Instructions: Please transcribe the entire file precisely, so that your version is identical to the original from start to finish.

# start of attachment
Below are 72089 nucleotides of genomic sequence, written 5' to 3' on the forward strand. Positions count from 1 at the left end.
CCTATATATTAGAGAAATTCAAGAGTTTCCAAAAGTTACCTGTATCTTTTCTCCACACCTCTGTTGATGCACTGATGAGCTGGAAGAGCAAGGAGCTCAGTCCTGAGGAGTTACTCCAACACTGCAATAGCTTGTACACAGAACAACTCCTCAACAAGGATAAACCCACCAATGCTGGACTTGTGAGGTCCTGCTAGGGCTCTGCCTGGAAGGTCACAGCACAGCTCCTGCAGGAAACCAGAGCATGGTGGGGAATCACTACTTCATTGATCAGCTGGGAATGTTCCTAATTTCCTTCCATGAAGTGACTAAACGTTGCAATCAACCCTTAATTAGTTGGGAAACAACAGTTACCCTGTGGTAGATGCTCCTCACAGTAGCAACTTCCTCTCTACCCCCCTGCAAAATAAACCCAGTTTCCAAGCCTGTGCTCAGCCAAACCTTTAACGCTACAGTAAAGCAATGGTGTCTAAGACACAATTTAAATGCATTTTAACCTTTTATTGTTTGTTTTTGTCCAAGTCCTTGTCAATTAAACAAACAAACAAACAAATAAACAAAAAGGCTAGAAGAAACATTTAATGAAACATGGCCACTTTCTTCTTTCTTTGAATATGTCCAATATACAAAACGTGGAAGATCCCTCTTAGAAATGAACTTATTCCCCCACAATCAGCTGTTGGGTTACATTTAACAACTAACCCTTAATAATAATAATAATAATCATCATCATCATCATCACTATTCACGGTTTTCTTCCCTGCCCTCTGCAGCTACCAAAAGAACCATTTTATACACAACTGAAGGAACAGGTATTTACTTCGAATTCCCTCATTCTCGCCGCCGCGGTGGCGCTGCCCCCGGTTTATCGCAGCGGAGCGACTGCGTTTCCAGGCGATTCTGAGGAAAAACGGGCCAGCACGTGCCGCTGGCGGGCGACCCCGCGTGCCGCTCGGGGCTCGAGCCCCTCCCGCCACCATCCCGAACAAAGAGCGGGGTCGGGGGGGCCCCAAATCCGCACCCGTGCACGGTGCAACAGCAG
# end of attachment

Below are 72089 nucleotides of genomic sequence, written 5' to 3' on the forward strand. Positions count from 1 at the left end.
CCTATATATTAGAGAAATTCAAGAGTTTCCAAAAGTTACCTGTATCTTTTCTCCACACCTCTGTTGATGCACTGATGAGCTGGAAGAGCAAGGAGCTCAGTCCTGAGGAGTTACTCCAACACTGCAATAGCTTGTACACAGAACAACTCCTCAACAAGGATAAACCCACCAATGCTGGACTTGTGAGGTCCTGCTAGGGCTCTGCCTGGAAGGTCACAGCACAGCTCCTGCAGGAAACCAGAGCATGGTGGGGAATCACTACTTCATTGATCAGCTGGGAATGTTCCTAATTTCCTTCCATGAAGTGACTAAACGTTGCAATCAACCCTTAATTAGTTGGGAAACAACAGTTACCCTGTGGTAGATGCTCCTCACAGTAGCAACTTCCTCTCTACCCCCCTGCAAAATAAACCCAGTTTCCAAGCCTGTGCTCAGCCAAACCTTTAACGCTACAGTAAAGCAATGGTGTCTAAGACACAATTTAAATGCATTTTAACCTTTTATTGTTTGTTTTTGTCCAAGTCCTTGTCAATTAAACAAACAAACAAACAAATAAACAAAAAGGCTAGAAGAAACATTTAATGAAACATGGCCACTTTCTTCTTTCTTTGAATATGTCCAATATACAAAACGTGGAAGATCCCTCTTAGAAATGAACTTATTCCCCCACAATCAGCTGTTGGGTTACATTTAACAACTAACCCTTAATAATAATAATAATAATCATCATCATCATCATCACTATTCACGGTTTTCTTCCCTGCCCTCTGCAGCTACCAAAAGAACCATTTTATACACAACTGAAGGAACAGGTATTTACTTCGAATTCCCTCATTCTCGCCGCCGCGGTGGCGCTGCCCCCGGTTTATCGCAGCGGAGCGACTGCGTTTCCAGGCGATTCTGAGGAAAAACGGGCCAGCACGTGCCGCTGGCGGGCGACCCCGCGTGCCGCTCGGGGCTCGAGCCCCTCCCGCCACCATCCCGAACAAAGAGCGGGGTCGGGGGGGCCCCAAATCCGCACCCGTGCACGGTGCAACAGCAG